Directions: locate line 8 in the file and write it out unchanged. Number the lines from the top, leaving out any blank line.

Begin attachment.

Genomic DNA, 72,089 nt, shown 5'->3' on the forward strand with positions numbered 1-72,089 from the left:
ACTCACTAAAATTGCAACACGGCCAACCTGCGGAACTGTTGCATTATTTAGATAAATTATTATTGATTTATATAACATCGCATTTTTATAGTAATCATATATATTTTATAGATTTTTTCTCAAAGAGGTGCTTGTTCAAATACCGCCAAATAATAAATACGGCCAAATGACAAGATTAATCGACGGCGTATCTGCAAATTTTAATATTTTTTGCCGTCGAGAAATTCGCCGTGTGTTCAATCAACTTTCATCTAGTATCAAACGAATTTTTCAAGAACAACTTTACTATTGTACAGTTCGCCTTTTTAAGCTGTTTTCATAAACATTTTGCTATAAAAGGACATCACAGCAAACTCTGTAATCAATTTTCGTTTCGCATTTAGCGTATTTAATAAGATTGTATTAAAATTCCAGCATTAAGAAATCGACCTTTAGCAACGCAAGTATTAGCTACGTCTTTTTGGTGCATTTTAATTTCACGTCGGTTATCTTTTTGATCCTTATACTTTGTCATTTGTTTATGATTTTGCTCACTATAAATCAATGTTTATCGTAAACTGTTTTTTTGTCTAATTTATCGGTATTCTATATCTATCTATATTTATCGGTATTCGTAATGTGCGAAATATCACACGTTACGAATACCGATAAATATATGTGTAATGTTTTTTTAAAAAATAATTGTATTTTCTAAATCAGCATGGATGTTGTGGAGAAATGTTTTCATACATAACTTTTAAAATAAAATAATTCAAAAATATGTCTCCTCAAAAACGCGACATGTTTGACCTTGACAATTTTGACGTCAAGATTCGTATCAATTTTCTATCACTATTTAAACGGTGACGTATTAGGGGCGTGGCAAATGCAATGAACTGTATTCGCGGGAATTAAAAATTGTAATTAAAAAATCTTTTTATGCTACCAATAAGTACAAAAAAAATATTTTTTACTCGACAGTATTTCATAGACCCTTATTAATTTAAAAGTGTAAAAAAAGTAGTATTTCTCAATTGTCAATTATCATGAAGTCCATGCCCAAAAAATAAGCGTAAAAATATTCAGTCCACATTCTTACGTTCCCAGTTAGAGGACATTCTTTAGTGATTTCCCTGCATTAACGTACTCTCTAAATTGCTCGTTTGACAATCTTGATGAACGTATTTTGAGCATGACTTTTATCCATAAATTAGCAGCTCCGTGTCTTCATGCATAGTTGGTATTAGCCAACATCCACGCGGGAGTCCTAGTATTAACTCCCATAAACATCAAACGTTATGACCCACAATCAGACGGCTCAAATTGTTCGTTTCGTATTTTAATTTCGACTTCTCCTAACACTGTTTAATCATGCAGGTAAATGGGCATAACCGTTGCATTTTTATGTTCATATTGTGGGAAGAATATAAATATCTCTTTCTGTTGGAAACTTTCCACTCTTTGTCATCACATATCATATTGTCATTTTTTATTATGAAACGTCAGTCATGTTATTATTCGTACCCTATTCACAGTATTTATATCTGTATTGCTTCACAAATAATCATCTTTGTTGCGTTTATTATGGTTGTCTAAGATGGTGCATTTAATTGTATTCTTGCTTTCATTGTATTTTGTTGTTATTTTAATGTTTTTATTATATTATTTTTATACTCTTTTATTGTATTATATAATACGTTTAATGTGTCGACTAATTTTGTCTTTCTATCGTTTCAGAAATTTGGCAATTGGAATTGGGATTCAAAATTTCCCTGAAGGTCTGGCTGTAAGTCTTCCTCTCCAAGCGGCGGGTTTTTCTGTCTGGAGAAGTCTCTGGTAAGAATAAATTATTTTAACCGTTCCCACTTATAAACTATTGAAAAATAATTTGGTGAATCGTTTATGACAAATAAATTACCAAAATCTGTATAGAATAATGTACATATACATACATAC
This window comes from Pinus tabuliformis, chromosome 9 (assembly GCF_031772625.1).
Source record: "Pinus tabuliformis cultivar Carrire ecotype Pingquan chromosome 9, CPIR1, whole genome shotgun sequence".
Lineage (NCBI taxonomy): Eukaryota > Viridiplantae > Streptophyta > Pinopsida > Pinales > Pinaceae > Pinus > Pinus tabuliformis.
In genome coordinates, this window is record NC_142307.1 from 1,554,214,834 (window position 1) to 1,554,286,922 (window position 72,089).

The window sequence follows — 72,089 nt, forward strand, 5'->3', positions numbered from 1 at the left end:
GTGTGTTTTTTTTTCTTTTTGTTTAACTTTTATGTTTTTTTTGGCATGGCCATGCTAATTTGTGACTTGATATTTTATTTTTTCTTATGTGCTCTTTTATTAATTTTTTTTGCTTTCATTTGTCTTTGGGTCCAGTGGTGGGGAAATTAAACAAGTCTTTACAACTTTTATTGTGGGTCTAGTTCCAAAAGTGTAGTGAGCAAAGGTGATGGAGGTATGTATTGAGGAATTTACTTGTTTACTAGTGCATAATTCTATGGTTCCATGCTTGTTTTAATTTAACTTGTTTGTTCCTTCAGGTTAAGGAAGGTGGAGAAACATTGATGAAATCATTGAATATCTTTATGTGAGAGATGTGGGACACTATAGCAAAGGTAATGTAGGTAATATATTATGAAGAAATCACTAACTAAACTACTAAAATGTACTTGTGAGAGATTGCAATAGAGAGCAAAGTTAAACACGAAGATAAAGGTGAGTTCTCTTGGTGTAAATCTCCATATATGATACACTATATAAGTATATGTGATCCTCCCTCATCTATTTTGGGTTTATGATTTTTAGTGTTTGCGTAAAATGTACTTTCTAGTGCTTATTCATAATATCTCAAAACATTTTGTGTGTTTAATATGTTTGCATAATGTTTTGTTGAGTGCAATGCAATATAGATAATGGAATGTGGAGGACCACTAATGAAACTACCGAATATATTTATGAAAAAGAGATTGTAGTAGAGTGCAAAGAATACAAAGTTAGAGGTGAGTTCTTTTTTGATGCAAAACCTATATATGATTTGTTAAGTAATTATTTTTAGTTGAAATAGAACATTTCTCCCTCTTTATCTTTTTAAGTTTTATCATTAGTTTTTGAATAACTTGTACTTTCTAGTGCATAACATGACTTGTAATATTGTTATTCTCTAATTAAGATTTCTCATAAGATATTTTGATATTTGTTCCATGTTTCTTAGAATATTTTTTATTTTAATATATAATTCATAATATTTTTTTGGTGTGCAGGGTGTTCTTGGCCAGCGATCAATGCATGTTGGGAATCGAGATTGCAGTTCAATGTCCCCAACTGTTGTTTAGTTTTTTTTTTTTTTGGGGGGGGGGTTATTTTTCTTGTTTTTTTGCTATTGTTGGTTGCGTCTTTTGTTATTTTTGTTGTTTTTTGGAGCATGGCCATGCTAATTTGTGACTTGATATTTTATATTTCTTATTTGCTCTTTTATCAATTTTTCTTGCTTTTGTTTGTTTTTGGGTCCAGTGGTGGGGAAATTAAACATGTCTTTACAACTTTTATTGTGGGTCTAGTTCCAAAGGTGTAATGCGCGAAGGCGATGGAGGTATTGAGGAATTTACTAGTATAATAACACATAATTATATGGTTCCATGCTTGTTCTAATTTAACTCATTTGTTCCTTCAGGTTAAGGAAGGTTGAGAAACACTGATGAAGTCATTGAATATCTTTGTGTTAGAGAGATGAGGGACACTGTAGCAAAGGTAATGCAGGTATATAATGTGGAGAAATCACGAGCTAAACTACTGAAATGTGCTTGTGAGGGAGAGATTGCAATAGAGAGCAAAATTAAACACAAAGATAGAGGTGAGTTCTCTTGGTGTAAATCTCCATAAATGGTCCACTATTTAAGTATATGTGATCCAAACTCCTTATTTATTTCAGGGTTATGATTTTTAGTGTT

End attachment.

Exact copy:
GTGTGTTTTTTTTTCTTTTTGTTTAACTTTTATGTTTTTTTTGGCATGGCCATGCTAATTTGTGACTTGATATTTTATTTTTTCTTATGTGCTCTTTTATTAATTTTTTTTGCTTTCATTTGTCTTTGGGTCCAGTGGTGGGGAAATTAAACAAGTCTTTACAACTTTTATTGTGGGTCTAGTTCCAAAAGTGTAGTGAGCAAAGGTGATGGAGGTATGTATTGAGGAATTTACTTGTTTACTAGTGCATAATTCTATGGTTCCATGCTTGTTTTAATTTAACTTGTTTGTTCCTTCAGGTTAAGGAAGGTGGAGAAACATTGATGAAATCATTGAATATCTTTATGTGAGAGATGTGGGACACTATAGCAAAGGTAATGTAGGTAATATATTATGAAGAAATCACTAACTAAACTACTAAAATGTACTTGTGAGAGATTGCAATAGAGAGCAAAGTTAAACACGAAGATAAAGGTGAGTTCTCTTGGTGTAAATCTCCATATATGATACACTATATAAGTATATGTGATCCTCCCTCATCTATTTTGGGTTTATGATTTTTAGTGTTTGCGTAAAATGTACTTTCTAGTGCTTATTCATAATATCTCAAAACATTTTGTGTGTTTAATATGTTTGCATAATGTTTTGTTGAGTGCAATGCAATATAGATAATGGAATGTGGAGGACCACTAATGAAACTACCGAATATATTTATGAAAAAGAGATTGTAGTAGAGTGCAAAGAATACAAAGTTAGAGGTGAGTTCTTTTTTGATGCAAAACCTATATATGATTTGTTAAGTAATTATTTTTAGTTGAAATAGAACATTTCTCCCTCTTTATCTTTTTAAGTTTTATCATTAGTTTTTGAATAACTTGTACTTTCTAGTGCATAACATGACTTGTAATATTGTTATTCTCTAATTAAGATTTCTCATAAGATATTTTGATATTTGTTCCATGTTTCTTAGAATATTTTTTATTTTAATATATAATTCATAATATTTTTTTGGTGTGCAGGGTGTTCTTGGCCAGCGATCAATGCATGTTGGGAATCGAGATTGCAGTTCAATGTCCCCAACTGTTGTTTAGTTTTTTTTTTTTTTGGGGGGGGGGTTATTTTTCTTGTTTTTTTGCTATTGTTGGTTGCGTCTTTTGTTATTTTTGTTGTTTTTTGGAGCATGGCCATGCTAATTTGTGACTTGATATTTTATATTTCTTATTTGCTCTTTTATCAATTTTTCTTGCTTTTGTTTGTTTTTGGGTCCAGTGGTGGGGAAATTAAACATGTCTTTACAACTTTTATTGTGGGTCTAGTTCCAAAGGTGTAATGCGCGAAGGCGATGGAGGTATTGAGGAATTTACTAGTATAATAACACATAATTATATGGTTCCATGCTTGTTCTAATTTAACTCATTTGTTCCTTCAGGTTAAGGAAGGTTGAGAAACACTGATGAAGTCATTGAATATCTTTGTGTTAGAGAGATGAGGGACACTGTAGCAAAGGTAATGCAGGTATATAATGTGGAGAAATCACGAGCTAAACTACTGAAATGTGCTTGTGAGGGAGAGATTGCAATAGAGAGCAAAATTAAACACAAAGATAGAGGTGAGTTCTCTTGGTGTAAATCTCCATAAATGGTCCACTATTTAAGTATATGTGATCCAAACTCCTTATTTATTTCAGGGTTATGATTTTTAGTGTT